LAMMP Web, or App Server Setup

Note: Ubuntu 14.04, and 16.04 were used, but it should work on most Debian, and RedHat/CentOs (yum install) approach, would follow very closely as well.

This is less of a blog post and more of a how-to, brought about by recent activities on AWS.  Using MSMTP in particular was a new discovery, since it allows php.ini’s sendmail_path directive to point to, and use MSMTP instead of sendmail to send mail on a LAMMP server.  This means that you don’t need to run Postfix on the server in order to relay mail.  You can simply configure an SMTP email account such as noreply@yourdomain.com, and this is the account from which all mail from your app server will be sent.

Running Postfix as a relay comes with other hoops to jump through and MSMTP alleviates all those issues for easy app server setup.  Postfix is actually installed by the mailutils, so be aware of that, and be ready to deal with installing Postfix, if you so choose.

I recommend, that once you set up this, LAMMP Server up, that you save off a snapshot, known as an AMI in AWSso you don’t have to EVER do it again.

Amazon Web Services, will give you a free “micro” instance for a year. So go check it out!  Build the app server, then host your own WordPress web site, for free, for a year.  As for email server administration, and more server hardening, and DNS setup in AWS (otherwise, known as Route 53, cause DNS discovery typically happens on port 53), well those are good topics for a later date.

However, if you have a SMTP email account, it can be used to send all emails from your web site.  This setup works with your existing SMTP email service provider, to seamlessly allow emails to be sent from any form plugins for WordPress (or other CMS).  It can also simply be done in PHP with the built-in mail function.    Additionally, the command line mail command should work too, as demonstrated at the bottom of the page.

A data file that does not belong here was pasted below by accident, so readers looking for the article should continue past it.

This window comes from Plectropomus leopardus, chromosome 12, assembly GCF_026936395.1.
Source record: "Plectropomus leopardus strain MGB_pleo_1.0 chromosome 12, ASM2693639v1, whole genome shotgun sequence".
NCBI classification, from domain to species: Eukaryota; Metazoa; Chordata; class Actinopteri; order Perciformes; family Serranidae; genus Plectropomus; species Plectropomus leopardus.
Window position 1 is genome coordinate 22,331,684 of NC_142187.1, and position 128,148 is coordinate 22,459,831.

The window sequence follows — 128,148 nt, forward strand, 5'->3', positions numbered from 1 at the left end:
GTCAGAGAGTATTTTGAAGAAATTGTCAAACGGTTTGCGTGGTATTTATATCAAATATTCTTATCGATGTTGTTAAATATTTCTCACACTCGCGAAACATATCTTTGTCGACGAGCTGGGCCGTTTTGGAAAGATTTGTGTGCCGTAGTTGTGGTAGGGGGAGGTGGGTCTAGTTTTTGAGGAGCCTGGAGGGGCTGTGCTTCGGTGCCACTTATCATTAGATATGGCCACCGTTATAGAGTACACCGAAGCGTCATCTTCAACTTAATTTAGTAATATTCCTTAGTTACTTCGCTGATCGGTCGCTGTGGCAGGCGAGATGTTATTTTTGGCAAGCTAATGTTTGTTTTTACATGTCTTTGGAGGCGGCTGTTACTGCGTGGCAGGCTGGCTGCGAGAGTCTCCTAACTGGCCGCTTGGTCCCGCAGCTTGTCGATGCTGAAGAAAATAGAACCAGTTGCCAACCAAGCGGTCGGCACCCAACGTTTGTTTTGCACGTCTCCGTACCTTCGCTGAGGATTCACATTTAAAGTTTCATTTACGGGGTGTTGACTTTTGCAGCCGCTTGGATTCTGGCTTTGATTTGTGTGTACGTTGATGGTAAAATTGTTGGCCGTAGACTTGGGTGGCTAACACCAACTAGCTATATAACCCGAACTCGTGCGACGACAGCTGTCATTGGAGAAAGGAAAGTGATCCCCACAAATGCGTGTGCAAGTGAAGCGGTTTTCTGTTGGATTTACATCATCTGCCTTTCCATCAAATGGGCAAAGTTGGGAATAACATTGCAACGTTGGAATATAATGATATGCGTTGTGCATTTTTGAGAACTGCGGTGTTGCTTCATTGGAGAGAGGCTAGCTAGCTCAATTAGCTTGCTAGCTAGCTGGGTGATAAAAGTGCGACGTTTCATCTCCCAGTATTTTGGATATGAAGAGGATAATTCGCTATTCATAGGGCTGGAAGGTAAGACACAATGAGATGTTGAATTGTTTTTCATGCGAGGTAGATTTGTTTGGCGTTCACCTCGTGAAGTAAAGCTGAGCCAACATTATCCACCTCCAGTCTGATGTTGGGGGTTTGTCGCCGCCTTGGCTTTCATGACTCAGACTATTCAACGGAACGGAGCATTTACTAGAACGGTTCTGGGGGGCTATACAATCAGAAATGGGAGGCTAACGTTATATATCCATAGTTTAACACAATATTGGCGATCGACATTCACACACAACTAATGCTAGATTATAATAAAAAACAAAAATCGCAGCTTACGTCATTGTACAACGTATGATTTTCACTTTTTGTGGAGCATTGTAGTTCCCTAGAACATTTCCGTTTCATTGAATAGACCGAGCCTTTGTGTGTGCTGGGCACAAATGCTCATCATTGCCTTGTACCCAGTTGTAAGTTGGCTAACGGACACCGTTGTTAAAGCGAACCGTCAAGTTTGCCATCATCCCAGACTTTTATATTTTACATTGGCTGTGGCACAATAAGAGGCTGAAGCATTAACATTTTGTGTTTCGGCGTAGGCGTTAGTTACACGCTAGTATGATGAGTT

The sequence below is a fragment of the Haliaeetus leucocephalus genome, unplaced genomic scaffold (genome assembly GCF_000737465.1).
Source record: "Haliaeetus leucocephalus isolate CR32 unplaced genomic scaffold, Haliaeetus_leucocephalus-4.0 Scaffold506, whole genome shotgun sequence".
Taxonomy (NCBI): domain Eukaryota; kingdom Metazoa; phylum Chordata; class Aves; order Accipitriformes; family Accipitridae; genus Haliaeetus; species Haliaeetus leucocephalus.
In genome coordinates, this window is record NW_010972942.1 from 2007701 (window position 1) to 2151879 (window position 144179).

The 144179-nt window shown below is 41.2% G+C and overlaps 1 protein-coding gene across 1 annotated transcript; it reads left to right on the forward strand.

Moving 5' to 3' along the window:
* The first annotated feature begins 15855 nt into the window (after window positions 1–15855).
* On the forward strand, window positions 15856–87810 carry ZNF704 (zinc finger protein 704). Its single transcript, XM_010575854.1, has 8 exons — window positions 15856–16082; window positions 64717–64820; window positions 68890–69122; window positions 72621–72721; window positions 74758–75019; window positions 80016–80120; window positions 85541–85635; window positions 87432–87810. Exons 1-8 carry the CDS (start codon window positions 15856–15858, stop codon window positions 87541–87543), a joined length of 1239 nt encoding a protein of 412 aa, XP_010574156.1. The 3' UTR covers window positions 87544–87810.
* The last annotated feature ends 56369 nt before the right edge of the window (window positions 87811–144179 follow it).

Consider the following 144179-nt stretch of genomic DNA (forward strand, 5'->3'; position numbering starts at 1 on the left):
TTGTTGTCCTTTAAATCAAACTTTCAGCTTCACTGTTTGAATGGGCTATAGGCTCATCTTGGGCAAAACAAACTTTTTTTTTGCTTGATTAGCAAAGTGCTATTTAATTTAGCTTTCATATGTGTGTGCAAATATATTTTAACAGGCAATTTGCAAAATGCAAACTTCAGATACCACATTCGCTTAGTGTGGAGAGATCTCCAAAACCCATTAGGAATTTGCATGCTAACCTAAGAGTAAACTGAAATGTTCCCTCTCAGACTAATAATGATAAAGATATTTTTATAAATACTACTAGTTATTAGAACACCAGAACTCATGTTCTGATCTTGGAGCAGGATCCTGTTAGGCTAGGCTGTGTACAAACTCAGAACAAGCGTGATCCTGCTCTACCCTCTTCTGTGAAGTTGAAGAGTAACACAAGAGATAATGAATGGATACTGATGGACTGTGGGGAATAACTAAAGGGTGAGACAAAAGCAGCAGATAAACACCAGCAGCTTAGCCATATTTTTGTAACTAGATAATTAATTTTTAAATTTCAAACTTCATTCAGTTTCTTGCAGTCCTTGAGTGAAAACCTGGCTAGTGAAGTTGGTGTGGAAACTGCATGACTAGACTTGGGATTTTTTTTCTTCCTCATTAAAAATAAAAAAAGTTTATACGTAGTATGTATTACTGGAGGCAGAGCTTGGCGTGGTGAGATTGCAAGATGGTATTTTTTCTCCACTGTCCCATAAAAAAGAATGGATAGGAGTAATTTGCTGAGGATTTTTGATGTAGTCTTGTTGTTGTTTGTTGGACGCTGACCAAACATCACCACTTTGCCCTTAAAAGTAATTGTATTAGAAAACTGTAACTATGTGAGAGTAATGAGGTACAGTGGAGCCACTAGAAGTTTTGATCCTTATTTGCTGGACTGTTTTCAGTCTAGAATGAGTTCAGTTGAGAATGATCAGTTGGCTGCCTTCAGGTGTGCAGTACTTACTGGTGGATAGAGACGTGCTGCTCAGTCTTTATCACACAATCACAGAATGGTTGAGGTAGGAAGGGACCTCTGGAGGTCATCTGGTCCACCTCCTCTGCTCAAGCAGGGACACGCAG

The php sendmail_path directive in your php.ini (php.ini typically lives in /etc/phpX/apache2/php.ini , where X may or may not be a version number), should look as follows; of course, change what comes after the -C to reflect where you want the per-host config to live, but for a single host running in the default spot, this will do.  You’ll want to configure this after running the next script, to make sure the /etc/msmtprc file is properly created.

sendmail_path = /usr/bin/msmtp -C /etc/msmtprc -t

Next, copy and paste the next script to a file named setup-msmtp-for-smtp.sh, (or whatever you want) and run it.  It will prompt you through setup msmtp.  This example uses GoDaddy and mileage may vary for other SMTP hosts, you may find that you have to adjust it for your needs.  There’s no guarantees on any of this, so use and run at your own risk.  
 

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Further steps to take, would be to harden it using ModSecurity for Apache, as well as a few others.  Here’s a great blog entry on hardening ubuntu server.

 

Note

  • You can also use SSMTP in place of MSMTP.

 

Doc Version 1.1
Revision History
  • 1.1 – Updated Jan. 4, 2017 – Updated to reflect new repository (ppa:ondrej/php) and PHP 5.6 instead of PHP 5. Added php-getttext php-mbstring to default php package list, to satisfy phpmyadmin’s dependencies. Now works with Ubuntu 16.04.

 

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